Squid and Zucchini Gratin
Zucchini is in at the moment. And in a couple of weeks we’ll have more than we can handle. So we are always looking for an interesting way to bring the freshness of the garden to a prepared dish.
This one is quick to assemble and straightforward to cook, and one of those dishes that lets you appreciate the ingredients in their simplicity.
Look for good-size squid for this preparation. You need some thickness in the body to give the dish its texture. You could use cuttlefish, but not octopus, as it is too dense.
Squid and Zucchini Gratin
When ready to assemble and bake, preheat the oven to 400°F/200°C.
To clean the squid: hold the squid’s body in one hand and the head in the other and gently pull the head away from the body, taking the milky white intestines with it. Remove the tentacles from the head by cutting them off just in front of the eyes. Discard the head. Squeeze out the beak-like mouth from the center of the tentacles and discard. Reach into the body and pull out the clear, plastic-like quill. Pull off the fins from either side of the body pouch. Pull away the brown, semi transparent skin from both the body and fins. Wash out the pouch and rinse the tentacles and fins. Pat dry with paper towel.
Cut the squid into 2-inch long by ½ -inch wide pieces. Do the same with the zucchini, you are looking for similar sized pieces of both ingredients.Lightly oil the baking dish. Put the squid and zucchini into the dish and toss with the onion. Season with salt and pepper.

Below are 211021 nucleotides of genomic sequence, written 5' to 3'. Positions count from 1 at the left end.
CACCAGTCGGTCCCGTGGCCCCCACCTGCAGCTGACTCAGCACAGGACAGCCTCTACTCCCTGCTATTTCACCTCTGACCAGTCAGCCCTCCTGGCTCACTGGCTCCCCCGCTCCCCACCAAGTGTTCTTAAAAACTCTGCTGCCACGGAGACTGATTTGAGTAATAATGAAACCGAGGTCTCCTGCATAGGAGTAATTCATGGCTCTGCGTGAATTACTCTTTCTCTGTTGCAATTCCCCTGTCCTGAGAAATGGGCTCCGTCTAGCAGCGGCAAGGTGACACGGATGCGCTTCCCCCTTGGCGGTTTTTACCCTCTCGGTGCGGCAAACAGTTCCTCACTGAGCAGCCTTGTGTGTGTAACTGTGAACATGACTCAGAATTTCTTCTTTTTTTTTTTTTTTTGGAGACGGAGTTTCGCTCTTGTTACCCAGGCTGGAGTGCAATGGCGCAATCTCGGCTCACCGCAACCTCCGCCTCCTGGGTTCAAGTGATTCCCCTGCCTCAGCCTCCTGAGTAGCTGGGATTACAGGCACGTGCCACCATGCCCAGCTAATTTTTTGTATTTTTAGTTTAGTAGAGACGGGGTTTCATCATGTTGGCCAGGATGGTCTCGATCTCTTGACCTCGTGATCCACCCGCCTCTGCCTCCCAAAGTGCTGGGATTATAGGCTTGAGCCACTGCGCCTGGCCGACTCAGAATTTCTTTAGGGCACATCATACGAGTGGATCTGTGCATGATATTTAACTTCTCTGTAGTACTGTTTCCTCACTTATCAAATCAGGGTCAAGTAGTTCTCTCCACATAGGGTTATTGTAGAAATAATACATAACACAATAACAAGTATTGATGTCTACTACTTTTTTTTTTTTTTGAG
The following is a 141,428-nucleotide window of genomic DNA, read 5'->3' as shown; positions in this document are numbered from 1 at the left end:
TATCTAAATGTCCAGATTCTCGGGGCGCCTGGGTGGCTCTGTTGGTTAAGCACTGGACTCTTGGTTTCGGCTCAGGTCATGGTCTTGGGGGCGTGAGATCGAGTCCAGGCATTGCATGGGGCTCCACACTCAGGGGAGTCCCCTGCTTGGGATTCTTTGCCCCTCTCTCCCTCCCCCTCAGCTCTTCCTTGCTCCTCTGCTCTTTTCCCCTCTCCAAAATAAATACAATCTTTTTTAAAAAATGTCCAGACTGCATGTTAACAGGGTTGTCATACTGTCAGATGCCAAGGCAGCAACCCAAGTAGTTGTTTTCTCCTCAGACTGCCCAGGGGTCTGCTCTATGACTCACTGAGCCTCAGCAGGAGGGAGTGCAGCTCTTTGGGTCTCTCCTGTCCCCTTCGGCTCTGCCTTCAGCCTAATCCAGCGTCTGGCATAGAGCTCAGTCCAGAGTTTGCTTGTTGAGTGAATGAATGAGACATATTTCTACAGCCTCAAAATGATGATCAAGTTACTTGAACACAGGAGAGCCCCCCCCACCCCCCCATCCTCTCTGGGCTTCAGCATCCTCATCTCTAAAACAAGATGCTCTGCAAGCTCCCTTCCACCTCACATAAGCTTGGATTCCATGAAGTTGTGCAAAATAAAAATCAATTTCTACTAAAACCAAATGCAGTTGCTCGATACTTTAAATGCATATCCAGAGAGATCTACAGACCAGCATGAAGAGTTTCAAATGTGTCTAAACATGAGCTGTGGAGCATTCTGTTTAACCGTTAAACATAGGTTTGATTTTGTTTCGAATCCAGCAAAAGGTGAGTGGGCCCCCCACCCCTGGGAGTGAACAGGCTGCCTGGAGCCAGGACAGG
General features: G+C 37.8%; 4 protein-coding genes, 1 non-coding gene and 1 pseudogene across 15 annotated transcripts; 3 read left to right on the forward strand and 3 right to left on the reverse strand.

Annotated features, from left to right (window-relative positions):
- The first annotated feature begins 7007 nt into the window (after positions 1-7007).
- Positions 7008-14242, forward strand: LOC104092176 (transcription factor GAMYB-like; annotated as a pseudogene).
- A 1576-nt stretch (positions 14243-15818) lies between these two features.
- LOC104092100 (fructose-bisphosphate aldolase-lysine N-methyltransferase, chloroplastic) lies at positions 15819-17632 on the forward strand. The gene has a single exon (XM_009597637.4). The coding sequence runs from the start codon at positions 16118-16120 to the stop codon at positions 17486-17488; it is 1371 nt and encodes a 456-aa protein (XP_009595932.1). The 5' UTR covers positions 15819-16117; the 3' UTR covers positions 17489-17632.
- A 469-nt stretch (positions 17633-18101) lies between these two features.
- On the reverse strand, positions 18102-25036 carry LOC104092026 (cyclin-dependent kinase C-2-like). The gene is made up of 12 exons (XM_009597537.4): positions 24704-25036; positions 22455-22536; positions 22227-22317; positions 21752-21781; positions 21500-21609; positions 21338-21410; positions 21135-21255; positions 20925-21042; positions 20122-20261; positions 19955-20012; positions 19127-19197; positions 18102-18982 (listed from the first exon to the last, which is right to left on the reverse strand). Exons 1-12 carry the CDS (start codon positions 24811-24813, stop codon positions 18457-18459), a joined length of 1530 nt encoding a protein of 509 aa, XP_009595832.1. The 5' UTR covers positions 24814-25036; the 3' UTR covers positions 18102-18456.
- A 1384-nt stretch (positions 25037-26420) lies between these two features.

In another small bowl mix the parsley, garlic, bread crumbs, cheese and lemon zest with a bit more salt and pepper and mix well with the olive oil. Sprinkle ? of this mixture over the zucchini and fish and toss well. Then sprinkle the remaining ? of the mixture over the top and pour the water gently into the side of the dish.
Bake in the upper third of the hot oven until lightly browned, about 25 -30 minutes. Serve hot with lemon wedges.
Wine recommendation: Capitain St. Romain white
Saint Romain whites have a minerality all their own. This sub-zone, sitting so close to Meursault you can see the church spire, has more in common with Chablis than it does the classic white Burgundy. Stony and floral with citric notes, it’s a perfect wine for delicate seafood, and should marry well here. And it’s a Captain!
1½ pounds (700 gr) cleaned squid or 2 pounds un-cleaned
1½ pounds (700 gr) small zucchini
2 medium white or red onions peeled and thinly sliced
1 small bunch flat leafed parsley washed and chopped
4 garlic cloves peeled and minced
½ cup (50 gr) plain bread crumbs
? cup (50 gr) grated parmesan cheese
fine zest of 1 organic lemon
1½ teaspoons of fine sea salt
freshly ground black pepper
4 tablespoons (60 ml) extra virgin olive oil
¾ cup (180 ml) water